For zoned properties or zoned development that fit into a standard category of the modern-day community, zoning regulations are relatively simple. However, for nonstandard property developments associated with emerging industries, such as the regulated cannabis industry, that may be perceived as undesirable (i.e., NIMBY developments), the process to receive zoning authorizations can become extremely complicated and challenging.
Zoning regulations can empower a local municipality to allow or restrict emerging industry developments from entering the community, and the regulated cannabis industry is a perfect modern-day example. Obtaining the required approvals from local zoning authorities for regulated cannabis developments can be expensive and time-consuming and require complicated administrative or legal processes.
The regulated cannabis industry has created an exceptionally difficult area in which to accomplish property development. Throughout the early 2000s, as medical and adult-use cannabis legalization started to lift prohibition on a state-by-state basis, the rules and regulations that have been adopted have been extremely complex, nonstandard and unique in structure. Included in these sets of nonstandard rules and regulations have been extremely variable zoning regulations. In many cases, local zoning codes have been used as a tool to restrict regulated cannabis at the local level regardless of voter-based legislation at the state level. A good example of these specific challenges can be seen along the northern East Coast of the United States. Currently, 45 local towns throughout New Jersey have formed a coalition to restrict the regulated cannabis industry, many utilizing local zoning regulations to bolster their case.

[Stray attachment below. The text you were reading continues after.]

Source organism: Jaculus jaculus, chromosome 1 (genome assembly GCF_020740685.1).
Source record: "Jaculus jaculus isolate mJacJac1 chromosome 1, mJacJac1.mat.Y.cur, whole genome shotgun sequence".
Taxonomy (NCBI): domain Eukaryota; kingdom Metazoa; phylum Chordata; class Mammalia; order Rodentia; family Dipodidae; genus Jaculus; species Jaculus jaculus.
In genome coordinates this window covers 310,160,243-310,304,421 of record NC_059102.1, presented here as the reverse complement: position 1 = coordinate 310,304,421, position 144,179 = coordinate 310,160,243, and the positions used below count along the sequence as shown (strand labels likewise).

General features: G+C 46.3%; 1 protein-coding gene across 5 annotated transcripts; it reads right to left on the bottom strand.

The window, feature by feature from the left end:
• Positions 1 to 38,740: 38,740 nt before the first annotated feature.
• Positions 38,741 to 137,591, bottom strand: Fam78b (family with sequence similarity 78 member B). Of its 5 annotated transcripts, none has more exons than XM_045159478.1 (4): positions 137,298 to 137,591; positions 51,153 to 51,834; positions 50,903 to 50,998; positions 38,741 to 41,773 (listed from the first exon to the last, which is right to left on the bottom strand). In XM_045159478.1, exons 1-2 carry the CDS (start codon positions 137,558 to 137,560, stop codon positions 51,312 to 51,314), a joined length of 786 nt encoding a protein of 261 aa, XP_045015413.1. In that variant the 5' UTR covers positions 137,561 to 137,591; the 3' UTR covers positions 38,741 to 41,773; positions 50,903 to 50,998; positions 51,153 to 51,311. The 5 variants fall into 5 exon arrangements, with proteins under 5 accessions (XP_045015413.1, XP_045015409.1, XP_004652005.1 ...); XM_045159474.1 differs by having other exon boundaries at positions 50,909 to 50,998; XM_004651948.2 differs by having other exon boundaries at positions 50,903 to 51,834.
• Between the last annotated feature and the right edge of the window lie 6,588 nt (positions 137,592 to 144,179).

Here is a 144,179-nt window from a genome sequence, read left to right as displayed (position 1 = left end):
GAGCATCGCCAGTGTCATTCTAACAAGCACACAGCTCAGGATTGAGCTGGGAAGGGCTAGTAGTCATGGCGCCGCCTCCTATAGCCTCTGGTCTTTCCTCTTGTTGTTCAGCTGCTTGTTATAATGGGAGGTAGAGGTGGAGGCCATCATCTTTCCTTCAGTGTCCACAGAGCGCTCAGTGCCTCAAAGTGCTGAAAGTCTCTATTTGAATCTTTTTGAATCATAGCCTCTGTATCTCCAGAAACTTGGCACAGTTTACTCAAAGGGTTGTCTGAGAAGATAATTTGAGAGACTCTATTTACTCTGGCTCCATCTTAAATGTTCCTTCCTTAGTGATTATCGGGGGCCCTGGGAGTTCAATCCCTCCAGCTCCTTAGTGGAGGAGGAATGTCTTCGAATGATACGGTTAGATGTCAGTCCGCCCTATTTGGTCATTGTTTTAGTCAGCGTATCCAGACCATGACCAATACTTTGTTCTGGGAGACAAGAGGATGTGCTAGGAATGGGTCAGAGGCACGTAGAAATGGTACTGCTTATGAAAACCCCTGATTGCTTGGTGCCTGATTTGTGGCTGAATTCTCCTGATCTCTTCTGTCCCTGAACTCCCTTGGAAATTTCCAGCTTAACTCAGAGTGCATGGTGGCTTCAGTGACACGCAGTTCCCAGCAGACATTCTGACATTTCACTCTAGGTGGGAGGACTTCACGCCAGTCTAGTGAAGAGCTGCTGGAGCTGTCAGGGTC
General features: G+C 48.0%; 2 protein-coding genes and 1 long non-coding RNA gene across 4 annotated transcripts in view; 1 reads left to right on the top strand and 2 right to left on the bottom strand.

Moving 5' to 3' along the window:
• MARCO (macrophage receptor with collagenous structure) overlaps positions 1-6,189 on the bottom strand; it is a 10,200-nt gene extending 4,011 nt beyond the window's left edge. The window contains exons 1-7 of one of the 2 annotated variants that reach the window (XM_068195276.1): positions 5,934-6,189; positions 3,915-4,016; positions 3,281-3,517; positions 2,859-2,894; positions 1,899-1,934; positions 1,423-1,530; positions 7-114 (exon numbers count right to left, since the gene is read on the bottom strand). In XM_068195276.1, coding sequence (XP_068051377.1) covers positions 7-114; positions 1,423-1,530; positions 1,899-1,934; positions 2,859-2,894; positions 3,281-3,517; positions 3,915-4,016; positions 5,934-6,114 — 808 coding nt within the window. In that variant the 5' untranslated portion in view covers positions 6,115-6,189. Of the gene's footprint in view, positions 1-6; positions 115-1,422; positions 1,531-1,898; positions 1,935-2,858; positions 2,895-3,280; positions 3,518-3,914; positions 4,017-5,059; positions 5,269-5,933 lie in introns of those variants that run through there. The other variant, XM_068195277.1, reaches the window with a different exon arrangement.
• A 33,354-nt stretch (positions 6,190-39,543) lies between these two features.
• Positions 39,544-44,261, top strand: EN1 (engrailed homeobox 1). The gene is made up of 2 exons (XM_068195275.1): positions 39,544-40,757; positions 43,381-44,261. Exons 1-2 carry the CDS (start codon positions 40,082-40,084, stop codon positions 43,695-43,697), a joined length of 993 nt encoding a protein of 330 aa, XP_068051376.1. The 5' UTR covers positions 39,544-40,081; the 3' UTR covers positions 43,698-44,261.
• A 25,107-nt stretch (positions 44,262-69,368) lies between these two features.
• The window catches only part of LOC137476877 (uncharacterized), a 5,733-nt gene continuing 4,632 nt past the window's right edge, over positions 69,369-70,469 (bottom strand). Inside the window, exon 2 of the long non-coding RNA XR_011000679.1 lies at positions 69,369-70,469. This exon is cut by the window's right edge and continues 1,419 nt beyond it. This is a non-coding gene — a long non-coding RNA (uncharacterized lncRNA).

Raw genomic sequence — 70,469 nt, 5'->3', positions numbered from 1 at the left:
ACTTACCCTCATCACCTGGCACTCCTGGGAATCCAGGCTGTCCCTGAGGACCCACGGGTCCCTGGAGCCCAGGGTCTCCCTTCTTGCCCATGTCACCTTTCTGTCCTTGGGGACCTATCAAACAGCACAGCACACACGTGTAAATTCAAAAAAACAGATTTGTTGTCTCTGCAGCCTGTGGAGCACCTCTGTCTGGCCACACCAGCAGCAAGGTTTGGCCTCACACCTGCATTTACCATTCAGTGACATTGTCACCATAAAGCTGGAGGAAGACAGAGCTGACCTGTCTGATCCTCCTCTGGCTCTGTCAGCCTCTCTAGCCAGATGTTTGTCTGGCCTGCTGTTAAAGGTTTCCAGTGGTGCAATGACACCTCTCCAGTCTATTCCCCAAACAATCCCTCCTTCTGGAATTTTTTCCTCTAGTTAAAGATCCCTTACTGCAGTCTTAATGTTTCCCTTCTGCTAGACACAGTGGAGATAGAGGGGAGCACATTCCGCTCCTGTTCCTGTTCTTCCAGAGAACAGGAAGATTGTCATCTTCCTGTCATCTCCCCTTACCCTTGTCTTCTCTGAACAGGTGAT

The history of zoning regulations and their ability to influence the local community gives us a sign of what is likely to come for the regulated cannabis industry. Zoning regulations have been used from the dawn of the city-state to regulate operations within the community that may be perceived or propagandized as undesirable. When the first few states began to pass legislation permitting medical and adult-use cannabis, it remained unclear how these regulated cannabis facilities were going to impact the overall safety and prosperity in the local community. As more communities welcome regulated cannabis operations away from the street-corner and into regulated marketplaces, we could find that these changes to our communities are going to be highly desirable. But until that data becomes clear, the propagandized stigma of regulated cannabis will likely create more complexity in zoning regulations and authorizations, not less.
Until regulated cannabis finds clarity and finality in federal legalization, the industry will likely continue to see local zoning authorities implement highly restrictive and complex zoning regulations to govern regulated cannabis facilities.
Thank you for your interest. If you have any questions, please contact Brett Maas at firstname.lastname@example.org or 646-536-7331.
Brett Maas, Managing Partner
10 Times Square at 1441 Broadway
New York, NY 10018